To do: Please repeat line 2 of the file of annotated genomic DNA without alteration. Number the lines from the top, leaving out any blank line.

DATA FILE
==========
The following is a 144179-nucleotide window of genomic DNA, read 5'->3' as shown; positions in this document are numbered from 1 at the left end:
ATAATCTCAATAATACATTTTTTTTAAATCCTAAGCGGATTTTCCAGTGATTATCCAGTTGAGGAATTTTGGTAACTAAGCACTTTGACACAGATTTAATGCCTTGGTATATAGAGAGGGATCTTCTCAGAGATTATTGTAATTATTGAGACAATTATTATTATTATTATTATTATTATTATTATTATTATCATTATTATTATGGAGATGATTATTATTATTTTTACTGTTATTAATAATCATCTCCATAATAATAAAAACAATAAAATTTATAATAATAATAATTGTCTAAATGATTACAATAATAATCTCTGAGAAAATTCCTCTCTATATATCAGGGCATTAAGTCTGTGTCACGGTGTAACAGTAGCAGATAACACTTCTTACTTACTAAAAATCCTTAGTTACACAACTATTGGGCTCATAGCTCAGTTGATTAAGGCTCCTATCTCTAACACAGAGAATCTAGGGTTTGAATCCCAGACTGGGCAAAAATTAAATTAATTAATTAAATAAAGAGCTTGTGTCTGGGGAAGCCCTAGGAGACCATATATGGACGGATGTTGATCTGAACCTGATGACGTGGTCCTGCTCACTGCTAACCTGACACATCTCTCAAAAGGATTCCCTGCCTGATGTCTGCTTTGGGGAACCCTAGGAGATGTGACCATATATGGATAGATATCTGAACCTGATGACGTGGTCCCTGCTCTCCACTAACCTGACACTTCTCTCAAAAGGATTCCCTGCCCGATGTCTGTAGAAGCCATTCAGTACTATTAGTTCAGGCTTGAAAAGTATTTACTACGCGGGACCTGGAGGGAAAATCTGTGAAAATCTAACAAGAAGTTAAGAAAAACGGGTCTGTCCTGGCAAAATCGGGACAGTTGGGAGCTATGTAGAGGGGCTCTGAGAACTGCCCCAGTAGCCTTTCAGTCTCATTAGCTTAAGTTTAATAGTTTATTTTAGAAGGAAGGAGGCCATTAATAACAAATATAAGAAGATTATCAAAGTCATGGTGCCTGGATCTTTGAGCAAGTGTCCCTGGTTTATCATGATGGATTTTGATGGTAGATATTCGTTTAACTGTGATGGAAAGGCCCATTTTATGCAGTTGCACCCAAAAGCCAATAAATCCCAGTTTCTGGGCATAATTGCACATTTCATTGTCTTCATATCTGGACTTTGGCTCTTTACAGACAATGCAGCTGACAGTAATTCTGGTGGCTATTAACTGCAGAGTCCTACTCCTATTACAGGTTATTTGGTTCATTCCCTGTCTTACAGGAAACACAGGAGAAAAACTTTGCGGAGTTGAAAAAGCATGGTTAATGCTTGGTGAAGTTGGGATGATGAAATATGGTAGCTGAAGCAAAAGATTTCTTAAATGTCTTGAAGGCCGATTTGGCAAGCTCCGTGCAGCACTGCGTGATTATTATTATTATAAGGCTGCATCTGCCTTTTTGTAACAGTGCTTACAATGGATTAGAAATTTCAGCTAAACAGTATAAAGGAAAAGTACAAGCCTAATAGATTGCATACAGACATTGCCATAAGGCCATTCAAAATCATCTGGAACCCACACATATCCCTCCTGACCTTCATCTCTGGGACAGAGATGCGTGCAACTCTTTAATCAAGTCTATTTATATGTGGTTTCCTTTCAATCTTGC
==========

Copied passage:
ATAATCTCAATAATACATTTTTTTTAAATCCTAAGCGGATTTTCCAGTGATTATCCAGTTGAGGAATTTTGGTAACTAAGCACTTTGACACAGATTTAATGCCTTGGTATATAGAGAGGGATCTTCTCAGAGATTATTGTAATTATTGAGACAATTATTATTATTATTATTATTATTATTATTATTATTATCATTATTATTATGGAGATGATTATTATTATTTTTACTGTTATTAATAATCATCTCCATAATAATAAAAACAATAAAATTTATAATAATAATAATTGTCTAAATGATTACAATAATAATCTCTGAGAAAATTCCTCTCTATATATCAGGGCATTAAGTCTGTGTCACGGTGTAACAGTAGCAGATAACACTTCTTACTTACTAAAAATCCTTAGTTACACAACTATTGGGCTCATAGCTCAGTTGATTAAGGCTCCTATCTCTAACACAGAGAATCTAGGGTTTGAATCCCAGACTGGGCAAAAATTAAATTAATTAATTAAATAAAGAGCTTGTGTCTGGGGAAGCCCTAGGAGACCATATATGGACGGATGTTGATCTGAACCTGATGACGTGGTCCTGCTCACTGCTAACCTGACACATCTCTCAAAAGGATTCCCTGCCTGATGTCTGCTTTGGGGAACCCTAGGAGATGTGACCATATATGGATAGATATCTGAACCTGATGACGTGGTCCCTGCTCTCCACTAACCTGACACTTCTCTCAAAAGGATTCCCTGCCCGATGTCTGTAGAAGCCATTCAGTACTATTAGTTCAGGCTTGAAAAGTATTTACTACGCGGGACCTGGAGGGAAAATCTGTGAAAATCTAACAAGAAGTTAAGAAAAACGGGTCTGTCCTGGCAAAATCGGGACAGTTGGGAGCTATGTAGAGGGGCTCTGAGAACTGCCCCAGTAGCCTTTCAGTCTCATTAGCTTAAGTTTAATAGTTTATTTTAGAAGGAAGGAGGCCATTAATAACAAATATAAGAAGATTATCAAAGTCATGGTGCCTGGATCTTTGAGCAAGTGTCCCTGGTTTATCATGATGGATTTTGATGGTAGATATTCGTTTAACTGTGATGGAAAGGCCCATTTTATGCAGTTGCACCCAAAAGCCAATAAATCCCAGTTTCTGGGCATAATTGCACATTTCATTGTCTTCATATCTGGACTTTGGCTCTTTACAGACAATGCAGCTGACAGTAATTCTGGTGGCTATTAACTGCAGAGTCCTACTCCTATTACAGGTTATTTGGTTCATTCCCTGTCTTACAGGAAACACAGGAGAAAAACTTTGCGGAGTTGAAAAAGCATGGTTAATGCTTGGTGAAGTTGGGATGATGAAATATGGTAGCTGAAGCAAAAGATTTCTTAAATGTCTTGAAGGCCGATTTGGCAAGCTCCGTGCAGCACTGCGTGATTATTATTATTATAAGGCTGCATCTGCCTTTTTGTAACAGTGCTTACAATGGATTAGAAATTTCAGCTAAACAGTATAAAGGAAAAGTACAAGCCTAATAGATTGCATACAGACATTGCCATAAGGCCATTCAAAATCATCTGGAACCCACACATATCCCTCCTGACCTTCATCTCTGGGACAGAGATGCGTGCAACTCTTTAATCAAGTCTATTTATATGTGGTTTCCTTTCAATCTTGC